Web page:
Only 10 countries are prepared for new EU rules that will free millions of pigs from a life of confinement.
EU plans for a partial ban on sow stalls, which will free millions of pigs from a life of confinement, are in disarray with only 10 countries likely to be ready for the ban and some not even able to provide statistics.
The new law, which will come into force on January 1, 2013, will ban the use of sow stalls for the majority of a sow's pregnancy. At the moment female pigs can spend much of their adult lives in the stalls, where they do not have enough room even to turn around.
Level playing field
The partial ban will create more of a level playing field for British farmers - sow stalls have been banned completely in the UK from 1999 - but new figures obtained by Compassion in World Farming from the EU Commission suggest they will have to wait even longer than the 13 years they have waited so far.
According to the figures, the UK is expected to be joined in being fully compliant by Sweden, Luxembourg, Lithuania, Ireland, Germany, Estonia, Denmark, The Czech Republic and Bulgaria.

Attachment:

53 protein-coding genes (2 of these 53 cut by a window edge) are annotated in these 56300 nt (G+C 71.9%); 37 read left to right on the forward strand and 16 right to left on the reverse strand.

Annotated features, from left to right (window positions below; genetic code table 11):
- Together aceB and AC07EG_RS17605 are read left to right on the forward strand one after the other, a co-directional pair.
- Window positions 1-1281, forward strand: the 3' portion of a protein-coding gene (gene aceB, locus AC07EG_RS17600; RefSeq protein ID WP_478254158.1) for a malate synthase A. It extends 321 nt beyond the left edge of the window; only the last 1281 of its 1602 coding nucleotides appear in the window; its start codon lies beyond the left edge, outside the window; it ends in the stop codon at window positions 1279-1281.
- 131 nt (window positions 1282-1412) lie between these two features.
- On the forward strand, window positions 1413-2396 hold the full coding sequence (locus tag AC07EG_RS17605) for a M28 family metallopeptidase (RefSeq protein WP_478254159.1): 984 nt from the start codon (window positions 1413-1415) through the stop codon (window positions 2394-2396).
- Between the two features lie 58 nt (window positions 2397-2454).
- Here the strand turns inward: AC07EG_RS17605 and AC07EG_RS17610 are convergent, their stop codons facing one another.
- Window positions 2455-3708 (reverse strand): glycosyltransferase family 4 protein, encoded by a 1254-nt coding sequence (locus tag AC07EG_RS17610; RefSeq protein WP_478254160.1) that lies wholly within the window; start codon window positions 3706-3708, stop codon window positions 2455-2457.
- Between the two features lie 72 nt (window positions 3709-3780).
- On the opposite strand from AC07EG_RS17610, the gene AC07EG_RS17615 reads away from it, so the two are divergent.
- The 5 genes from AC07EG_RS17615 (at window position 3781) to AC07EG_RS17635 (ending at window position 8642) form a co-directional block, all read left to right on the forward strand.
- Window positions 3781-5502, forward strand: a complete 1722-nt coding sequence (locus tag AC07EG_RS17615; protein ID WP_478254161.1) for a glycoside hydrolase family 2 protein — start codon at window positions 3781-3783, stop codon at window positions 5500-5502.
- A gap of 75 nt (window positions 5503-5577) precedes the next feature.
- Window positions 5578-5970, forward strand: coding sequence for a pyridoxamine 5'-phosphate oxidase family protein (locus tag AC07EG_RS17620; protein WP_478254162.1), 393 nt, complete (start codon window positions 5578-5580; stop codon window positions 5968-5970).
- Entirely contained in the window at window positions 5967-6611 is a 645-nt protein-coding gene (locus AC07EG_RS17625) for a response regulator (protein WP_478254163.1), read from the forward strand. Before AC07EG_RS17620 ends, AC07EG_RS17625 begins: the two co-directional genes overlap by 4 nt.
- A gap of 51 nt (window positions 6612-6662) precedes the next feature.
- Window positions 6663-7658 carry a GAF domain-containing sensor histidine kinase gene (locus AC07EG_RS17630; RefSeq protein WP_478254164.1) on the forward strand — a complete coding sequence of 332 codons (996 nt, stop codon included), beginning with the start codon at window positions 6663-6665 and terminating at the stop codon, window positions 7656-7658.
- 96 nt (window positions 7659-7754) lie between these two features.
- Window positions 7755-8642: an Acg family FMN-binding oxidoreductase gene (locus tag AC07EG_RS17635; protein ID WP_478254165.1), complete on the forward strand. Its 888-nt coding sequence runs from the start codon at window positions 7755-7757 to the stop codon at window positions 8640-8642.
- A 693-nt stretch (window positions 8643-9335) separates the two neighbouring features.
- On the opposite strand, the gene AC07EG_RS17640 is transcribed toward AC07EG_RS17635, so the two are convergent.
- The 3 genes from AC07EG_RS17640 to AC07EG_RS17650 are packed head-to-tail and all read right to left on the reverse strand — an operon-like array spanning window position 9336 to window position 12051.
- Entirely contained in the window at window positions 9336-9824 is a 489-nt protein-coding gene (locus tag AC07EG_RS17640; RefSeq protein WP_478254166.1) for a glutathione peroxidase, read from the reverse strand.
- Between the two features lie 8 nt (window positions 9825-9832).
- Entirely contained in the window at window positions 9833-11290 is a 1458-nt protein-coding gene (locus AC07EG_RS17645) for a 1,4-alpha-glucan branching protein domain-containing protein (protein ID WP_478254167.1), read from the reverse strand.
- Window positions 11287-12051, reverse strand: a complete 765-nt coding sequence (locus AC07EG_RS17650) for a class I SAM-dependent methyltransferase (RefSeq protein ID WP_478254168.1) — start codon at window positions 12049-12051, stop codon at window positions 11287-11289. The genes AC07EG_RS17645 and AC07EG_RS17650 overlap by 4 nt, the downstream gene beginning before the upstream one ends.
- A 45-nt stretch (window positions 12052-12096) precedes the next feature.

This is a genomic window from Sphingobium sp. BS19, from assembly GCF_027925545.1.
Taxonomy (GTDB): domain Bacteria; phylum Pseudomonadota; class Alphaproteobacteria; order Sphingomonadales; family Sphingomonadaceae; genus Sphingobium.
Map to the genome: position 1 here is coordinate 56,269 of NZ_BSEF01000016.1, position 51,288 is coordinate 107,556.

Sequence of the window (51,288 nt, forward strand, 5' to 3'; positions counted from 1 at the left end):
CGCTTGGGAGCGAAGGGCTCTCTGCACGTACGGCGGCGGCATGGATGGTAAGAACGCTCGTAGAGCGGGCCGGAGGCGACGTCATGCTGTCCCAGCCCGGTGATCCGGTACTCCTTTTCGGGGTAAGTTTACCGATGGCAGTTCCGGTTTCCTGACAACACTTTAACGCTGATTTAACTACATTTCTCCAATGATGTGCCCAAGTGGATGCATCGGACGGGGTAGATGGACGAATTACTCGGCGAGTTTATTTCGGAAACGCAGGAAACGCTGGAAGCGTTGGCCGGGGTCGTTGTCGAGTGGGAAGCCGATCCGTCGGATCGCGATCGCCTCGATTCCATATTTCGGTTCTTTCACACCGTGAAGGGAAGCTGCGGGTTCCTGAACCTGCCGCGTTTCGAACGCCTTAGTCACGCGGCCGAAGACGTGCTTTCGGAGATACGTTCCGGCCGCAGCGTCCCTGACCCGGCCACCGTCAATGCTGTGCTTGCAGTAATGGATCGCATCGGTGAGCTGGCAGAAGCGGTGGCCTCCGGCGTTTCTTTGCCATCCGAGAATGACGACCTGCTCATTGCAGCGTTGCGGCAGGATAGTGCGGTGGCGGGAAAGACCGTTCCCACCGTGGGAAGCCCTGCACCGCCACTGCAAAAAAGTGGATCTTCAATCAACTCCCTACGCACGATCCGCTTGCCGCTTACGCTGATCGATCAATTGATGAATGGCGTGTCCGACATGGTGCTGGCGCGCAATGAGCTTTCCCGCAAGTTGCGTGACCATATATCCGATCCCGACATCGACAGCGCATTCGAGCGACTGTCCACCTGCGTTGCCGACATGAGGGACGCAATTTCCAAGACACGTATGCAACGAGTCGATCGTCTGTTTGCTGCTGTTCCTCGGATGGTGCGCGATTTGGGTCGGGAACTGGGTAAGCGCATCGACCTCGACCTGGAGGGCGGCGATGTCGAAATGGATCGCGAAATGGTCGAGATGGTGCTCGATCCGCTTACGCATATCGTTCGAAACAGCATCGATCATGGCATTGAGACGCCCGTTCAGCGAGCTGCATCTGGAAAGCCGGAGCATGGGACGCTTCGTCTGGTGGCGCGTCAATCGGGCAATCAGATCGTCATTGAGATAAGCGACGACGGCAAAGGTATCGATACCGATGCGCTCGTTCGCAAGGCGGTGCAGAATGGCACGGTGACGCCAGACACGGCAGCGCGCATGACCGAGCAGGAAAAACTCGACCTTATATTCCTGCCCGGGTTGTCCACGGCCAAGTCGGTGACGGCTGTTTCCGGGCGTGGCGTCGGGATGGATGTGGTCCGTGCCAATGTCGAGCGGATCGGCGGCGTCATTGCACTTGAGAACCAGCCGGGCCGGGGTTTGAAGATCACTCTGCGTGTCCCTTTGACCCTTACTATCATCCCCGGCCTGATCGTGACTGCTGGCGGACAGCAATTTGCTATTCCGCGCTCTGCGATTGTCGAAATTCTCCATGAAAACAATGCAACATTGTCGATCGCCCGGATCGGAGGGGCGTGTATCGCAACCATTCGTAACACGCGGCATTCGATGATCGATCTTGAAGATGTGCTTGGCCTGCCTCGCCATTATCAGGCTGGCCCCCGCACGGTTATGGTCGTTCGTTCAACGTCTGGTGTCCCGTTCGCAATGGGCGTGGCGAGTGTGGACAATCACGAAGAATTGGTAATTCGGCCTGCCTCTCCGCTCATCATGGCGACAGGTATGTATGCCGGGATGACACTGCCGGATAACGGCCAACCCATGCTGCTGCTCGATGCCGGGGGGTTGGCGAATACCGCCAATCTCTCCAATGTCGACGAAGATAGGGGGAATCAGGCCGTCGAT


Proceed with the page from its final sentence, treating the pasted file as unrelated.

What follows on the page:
All of the other 17 member states are in varying stages of readiness, with Poland among the worst in terms of the number of farms (2,029) expected to be non-compliant with the law on January 1.
Compassion's Chief Policy Advisor Peter, Stevenson, said: "This should set alarm bells ringing at the Commission and the 17 member states that are not going to comply with the ban. They need to get hold of the situation very quickly to stop this important step for animal welfare becoming a farce.
"According to these latest figures, millions of sows will still be in these desperately cramped stalls come January 2013.
"It's unacceptable for so many countries to be behind schedule when they have known for a long time that these rules would be coming into force on the 1st January. They need to take action now, both for the welfare of millions of pigs and to create a fairer market for UK farmers.
"The Commission needs to make it very clear that there will be significant consequences if they are still not in line come 2013."
With some countries unable to provide detailed statistics, among them Belgium, France and Portugal, Compassion fears implementation will prove difficult.
The barren battery cage ban for laying hens came into force in January this year. Twelve member states are still to comply with the new rules, which outlaw the most cramped cages.